Dolphin populations in the North West are under threat from industrial and port developments yet are being ignored in environmental assessments, research by Murdoch University has found.
In two reports published in the international journal Pacific Conservation Biology, scientists from the university's cetacean research unit found tropical dolphin species were precluded from impact assessments because of outdated data held by the Department of Environment and Conservation that suggested dolphins were not in the areas being assessed.
Recent research by the university identified snubfin, humpback and bottlenose dolphins inhabiting inshore waters of the North West.
The scientists warned urgent changes were required to ensure the protection of dolphin species off the Pilbara and Kimberley, particularly with the number and size of oil and gas projects being considered.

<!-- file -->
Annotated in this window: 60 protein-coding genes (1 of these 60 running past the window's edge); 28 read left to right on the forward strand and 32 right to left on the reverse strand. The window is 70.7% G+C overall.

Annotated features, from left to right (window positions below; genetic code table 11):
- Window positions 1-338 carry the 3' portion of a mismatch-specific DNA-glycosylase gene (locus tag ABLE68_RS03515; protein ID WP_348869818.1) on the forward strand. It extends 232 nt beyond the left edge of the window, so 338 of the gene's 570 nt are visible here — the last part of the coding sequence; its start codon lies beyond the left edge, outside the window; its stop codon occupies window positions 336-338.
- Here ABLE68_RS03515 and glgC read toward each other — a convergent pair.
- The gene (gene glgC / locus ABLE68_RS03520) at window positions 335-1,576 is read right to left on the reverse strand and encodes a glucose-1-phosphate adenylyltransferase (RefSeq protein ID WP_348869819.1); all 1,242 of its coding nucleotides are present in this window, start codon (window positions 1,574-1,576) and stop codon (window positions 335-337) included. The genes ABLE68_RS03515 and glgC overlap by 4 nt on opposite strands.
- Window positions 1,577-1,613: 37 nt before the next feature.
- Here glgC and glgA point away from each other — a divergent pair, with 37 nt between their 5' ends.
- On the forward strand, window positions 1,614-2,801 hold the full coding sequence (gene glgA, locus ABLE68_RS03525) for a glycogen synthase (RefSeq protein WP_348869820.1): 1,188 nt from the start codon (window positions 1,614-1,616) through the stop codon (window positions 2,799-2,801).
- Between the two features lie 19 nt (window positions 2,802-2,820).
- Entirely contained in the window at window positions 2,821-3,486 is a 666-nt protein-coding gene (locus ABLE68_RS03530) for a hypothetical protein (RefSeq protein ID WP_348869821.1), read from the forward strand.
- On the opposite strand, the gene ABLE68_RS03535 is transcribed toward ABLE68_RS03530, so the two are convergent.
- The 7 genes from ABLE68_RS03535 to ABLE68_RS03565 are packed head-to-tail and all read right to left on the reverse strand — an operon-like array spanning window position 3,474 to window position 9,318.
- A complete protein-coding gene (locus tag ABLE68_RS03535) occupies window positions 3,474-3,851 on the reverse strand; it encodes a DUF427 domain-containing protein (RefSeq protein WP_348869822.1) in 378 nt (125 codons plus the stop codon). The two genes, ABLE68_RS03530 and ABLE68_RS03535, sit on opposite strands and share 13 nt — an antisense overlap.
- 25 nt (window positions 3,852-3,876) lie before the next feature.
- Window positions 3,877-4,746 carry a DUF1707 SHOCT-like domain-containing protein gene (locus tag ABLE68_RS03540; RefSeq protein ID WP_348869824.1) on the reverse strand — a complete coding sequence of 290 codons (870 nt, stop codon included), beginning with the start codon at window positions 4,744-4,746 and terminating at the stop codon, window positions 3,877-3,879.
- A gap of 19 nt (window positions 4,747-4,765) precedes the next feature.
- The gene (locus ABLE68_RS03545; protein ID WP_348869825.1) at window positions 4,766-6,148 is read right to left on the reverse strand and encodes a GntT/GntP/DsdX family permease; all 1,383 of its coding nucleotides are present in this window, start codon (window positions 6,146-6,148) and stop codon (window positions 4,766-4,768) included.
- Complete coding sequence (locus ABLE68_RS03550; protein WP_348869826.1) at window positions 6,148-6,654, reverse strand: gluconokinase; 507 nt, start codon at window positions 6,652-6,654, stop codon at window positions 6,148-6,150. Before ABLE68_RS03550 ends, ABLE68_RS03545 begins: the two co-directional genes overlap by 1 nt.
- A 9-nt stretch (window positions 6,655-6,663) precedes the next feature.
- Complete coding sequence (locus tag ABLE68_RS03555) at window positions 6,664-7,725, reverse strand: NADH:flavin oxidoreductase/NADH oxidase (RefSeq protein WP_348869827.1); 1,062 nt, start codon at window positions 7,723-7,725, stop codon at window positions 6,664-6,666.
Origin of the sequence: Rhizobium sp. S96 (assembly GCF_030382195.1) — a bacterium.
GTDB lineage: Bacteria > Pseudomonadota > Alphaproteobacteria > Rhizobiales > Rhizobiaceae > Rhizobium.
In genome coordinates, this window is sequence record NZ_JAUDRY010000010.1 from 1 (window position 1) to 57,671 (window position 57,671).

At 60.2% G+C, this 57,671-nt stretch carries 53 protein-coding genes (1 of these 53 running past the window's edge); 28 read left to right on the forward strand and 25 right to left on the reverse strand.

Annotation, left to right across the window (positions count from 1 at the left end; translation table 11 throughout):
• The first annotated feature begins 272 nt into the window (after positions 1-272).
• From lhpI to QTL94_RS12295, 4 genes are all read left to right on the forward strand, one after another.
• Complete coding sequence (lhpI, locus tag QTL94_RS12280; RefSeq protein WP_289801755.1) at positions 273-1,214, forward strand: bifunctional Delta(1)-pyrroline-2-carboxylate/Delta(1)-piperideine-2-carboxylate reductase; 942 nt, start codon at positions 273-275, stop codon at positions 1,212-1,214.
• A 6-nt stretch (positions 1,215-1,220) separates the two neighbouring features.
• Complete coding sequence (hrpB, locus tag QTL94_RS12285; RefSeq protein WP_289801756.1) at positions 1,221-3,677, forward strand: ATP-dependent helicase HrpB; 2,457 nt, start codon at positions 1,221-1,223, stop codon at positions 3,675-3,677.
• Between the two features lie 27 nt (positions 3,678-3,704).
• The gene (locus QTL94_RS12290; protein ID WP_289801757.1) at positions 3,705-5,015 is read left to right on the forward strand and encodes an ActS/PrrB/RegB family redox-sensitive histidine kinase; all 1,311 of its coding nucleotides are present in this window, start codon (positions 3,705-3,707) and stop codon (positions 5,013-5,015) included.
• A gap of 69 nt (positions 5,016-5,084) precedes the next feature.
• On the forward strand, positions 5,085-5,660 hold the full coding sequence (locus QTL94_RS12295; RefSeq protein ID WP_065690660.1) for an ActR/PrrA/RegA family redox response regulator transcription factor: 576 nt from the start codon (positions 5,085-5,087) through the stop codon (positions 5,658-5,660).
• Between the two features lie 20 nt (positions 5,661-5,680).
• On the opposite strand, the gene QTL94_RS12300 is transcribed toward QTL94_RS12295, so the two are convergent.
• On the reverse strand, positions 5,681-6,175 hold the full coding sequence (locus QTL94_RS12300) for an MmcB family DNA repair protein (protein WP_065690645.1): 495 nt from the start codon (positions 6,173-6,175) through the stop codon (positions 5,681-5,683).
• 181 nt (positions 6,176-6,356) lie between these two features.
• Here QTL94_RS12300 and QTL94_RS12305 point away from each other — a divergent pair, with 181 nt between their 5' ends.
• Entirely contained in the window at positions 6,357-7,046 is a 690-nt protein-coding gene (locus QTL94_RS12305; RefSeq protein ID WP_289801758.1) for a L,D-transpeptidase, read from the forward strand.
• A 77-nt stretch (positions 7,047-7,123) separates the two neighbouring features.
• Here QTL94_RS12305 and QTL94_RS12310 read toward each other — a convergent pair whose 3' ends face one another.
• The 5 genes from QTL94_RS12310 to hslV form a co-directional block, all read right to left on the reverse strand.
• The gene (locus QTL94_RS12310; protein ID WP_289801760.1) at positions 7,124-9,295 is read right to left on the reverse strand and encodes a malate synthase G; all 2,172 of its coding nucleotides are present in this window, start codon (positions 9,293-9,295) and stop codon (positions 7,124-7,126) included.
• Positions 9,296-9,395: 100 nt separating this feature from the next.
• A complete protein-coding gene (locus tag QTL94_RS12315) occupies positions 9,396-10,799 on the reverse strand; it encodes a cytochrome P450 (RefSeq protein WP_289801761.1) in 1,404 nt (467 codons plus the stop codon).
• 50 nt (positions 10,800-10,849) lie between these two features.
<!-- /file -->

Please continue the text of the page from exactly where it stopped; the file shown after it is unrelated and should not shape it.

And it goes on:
It warned local extinctions of dolphin populations could result from dredging and coastal developments.
"No peer reviewed scientific publications are available on any population of either snubfin or humpback dolphins in north-west Australia," the scientists said.Yet DEC lists the species as priority four fauna, on a scale of one to five, suggesting they have been adequately assessed and are not threatened.
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